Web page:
ACUTE rheumatic fever in young adults either in naval service1 or in civilian life2 begins primarily as an acute infection exhibiting acute polyarticular arthritis as the major manifestation. The disabling character of the acute polyarticular manifestations results in early medical care in most instances, before irreparable visceral damage necessarily occurs or the chronicity of infection becomes fixed. Therefore, a therapeutic regimen which succeeds in modifying the natural course of the disease offers the opportunity of preventing these unfortunate sequelae. This paper deals with the effectiveness of intensive salicylate therapy by the Coburn technic3 in accomplishing these objectives.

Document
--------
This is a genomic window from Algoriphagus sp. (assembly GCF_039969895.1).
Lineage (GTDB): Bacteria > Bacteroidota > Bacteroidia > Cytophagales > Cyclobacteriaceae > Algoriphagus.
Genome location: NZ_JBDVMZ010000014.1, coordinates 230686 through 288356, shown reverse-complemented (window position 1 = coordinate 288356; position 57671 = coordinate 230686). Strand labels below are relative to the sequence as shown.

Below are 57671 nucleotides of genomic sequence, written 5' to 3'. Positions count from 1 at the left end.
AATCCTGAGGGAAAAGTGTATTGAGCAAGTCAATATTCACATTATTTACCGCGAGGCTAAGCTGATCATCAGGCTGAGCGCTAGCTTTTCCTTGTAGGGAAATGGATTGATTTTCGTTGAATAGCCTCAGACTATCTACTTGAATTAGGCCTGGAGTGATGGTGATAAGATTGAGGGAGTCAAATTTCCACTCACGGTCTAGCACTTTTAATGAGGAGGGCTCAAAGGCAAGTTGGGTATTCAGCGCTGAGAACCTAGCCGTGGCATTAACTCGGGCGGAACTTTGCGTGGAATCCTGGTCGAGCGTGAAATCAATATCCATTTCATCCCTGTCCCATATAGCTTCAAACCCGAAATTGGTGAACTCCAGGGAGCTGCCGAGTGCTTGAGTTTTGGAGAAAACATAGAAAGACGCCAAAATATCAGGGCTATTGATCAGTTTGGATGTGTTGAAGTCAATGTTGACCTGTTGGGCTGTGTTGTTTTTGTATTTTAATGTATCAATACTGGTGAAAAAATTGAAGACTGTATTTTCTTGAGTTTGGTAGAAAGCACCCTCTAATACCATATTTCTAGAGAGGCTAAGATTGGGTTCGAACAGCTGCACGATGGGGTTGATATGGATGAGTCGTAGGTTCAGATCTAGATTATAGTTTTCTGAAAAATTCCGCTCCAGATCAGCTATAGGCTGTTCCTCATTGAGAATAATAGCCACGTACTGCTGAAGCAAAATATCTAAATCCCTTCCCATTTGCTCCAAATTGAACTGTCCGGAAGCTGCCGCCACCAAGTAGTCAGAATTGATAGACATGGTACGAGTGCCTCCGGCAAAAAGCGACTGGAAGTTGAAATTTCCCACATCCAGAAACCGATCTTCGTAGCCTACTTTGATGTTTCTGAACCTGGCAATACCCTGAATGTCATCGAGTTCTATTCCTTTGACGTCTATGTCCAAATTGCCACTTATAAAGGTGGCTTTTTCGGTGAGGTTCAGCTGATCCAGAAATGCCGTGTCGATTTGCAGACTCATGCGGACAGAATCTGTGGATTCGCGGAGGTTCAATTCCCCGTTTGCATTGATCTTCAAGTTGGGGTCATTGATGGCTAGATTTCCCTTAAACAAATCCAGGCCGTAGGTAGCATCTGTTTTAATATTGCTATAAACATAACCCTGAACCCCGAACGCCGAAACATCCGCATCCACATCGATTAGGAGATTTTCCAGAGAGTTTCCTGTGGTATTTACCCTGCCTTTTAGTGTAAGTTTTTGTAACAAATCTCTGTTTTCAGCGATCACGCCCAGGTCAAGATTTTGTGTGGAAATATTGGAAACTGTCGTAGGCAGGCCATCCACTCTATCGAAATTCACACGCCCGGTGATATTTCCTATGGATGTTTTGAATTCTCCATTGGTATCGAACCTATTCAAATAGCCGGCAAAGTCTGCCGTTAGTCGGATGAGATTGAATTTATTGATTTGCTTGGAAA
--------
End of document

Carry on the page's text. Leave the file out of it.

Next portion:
The essential problems in the treatment of acute rheumatic fever are: the alleviation of acute articular, visceral and toxic manifestations; the prevention, or lessening of the degree, of permanent cardiac damage; the shortening of the over-all period of active infection and the prevention of relapses and residual chronic infection.
MANCHESTER RC. RHEUMATIC R IN NAVAL ENLISTED PERSONNEL: II. Effectiveness of Intensive Salicylate Therapy in Cases of Acute Infection. Arch Intern Med (Chic). 1946;78(2):170–180. doi:10.1001/archinte.1946.00220020048003
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